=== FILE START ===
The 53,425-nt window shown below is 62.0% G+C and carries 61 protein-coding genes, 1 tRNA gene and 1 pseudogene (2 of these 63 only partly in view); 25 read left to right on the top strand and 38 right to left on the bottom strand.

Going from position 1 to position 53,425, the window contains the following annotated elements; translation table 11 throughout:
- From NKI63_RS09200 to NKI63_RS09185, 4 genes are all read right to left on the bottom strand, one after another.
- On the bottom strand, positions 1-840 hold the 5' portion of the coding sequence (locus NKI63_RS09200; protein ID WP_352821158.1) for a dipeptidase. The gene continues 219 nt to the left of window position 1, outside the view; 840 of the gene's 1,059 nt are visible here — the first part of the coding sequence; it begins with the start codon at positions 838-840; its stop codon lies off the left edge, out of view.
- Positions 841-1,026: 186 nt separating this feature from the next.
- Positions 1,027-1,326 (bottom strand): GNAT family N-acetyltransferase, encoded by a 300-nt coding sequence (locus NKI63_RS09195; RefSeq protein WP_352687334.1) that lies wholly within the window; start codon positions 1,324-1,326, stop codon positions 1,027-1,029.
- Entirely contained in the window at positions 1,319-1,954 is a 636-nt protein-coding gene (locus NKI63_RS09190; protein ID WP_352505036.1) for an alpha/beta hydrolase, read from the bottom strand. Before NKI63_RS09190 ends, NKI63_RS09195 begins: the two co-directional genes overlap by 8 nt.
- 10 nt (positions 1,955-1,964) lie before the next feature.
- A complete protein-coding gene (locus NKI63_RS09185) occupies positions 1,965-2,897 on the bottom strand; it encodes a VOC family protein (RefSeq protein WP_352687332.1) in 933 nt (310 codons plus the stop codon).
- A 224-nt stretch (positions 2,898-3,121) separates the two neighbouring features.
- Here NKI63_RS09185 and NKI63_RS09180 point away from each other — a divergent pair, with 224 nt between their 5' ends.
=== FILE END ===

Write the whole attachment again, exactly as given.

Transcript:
The 53,425-nt window shown below is 62.0% G+C and carries 61 protein-coding genes, 1 tRNA gene and 1 pseudogene (2 of these 63 only partly in view); 25 read left to right on the top strand and 38 right to left on the bottom strand.

Going from position 1 to position 53,425, the window contains the following annotated elements; translation table 11 throughout:
- From NKI63_RS09200 to NKI63_RS09185, 4 genes are all read right to left on the bottom strand, one after another.
- On the bottom strand, positions 1-840 hold the 5' portion of the coding sequence (locus NKI63_RS09200; protein ID WP_352821158.1) for a dipeptidase. The gene continues 219 nt to the left of window position 1, outside the view; 840 of the gene's 1,059 nt are visible here — the first part of the coding sequence; it begins with the start codon at positions 838-840; its stop codon lies off the left edge, out of view.
- Positions 841-1,026: 186 nt separating this feature from the next.
- Positions 1,027-1,326 (bottom strand): GNAT family N-acetyltransferase, encoded by a 300-nt coding sequence (locus NKI63_RS09195; RefSeq protein WP_352687334.1) that lies wholly within the window; start codon positions 1,324-1,326, stop codon positions 1,027-1,029.
- Entirely contained in the window at positions 1,319-1,954 is a 636-nt protein-coding gene (locus NKI63_RS09190; protein ID WP_352505036.1) for an alpha/beta hydrolase, read from the bottom strand. Before NKI63_RS09190 ends, NKI63_RS09195 begins: the two co-directional genes overlap by 8 nt.
- 10 nt (positions 1,955-1,964) lie before the next feature.
- A complete protein-coding gene (locus NKI63_RS09185) occupies positions 1,965-2,897 on the bottom strand; it encodes a VOC family protein (RefSeq protein WP_352687332.1) in 933 nt (310 codons plus the stop codon).
- A 224-nt stretch (positions 2,898-3,121) separates the two neighbouring features.
- Here NKI63_RS09185 and NKI63_RS09180 point away from each other — a divergent pair, with 224 nt between their 5' ends.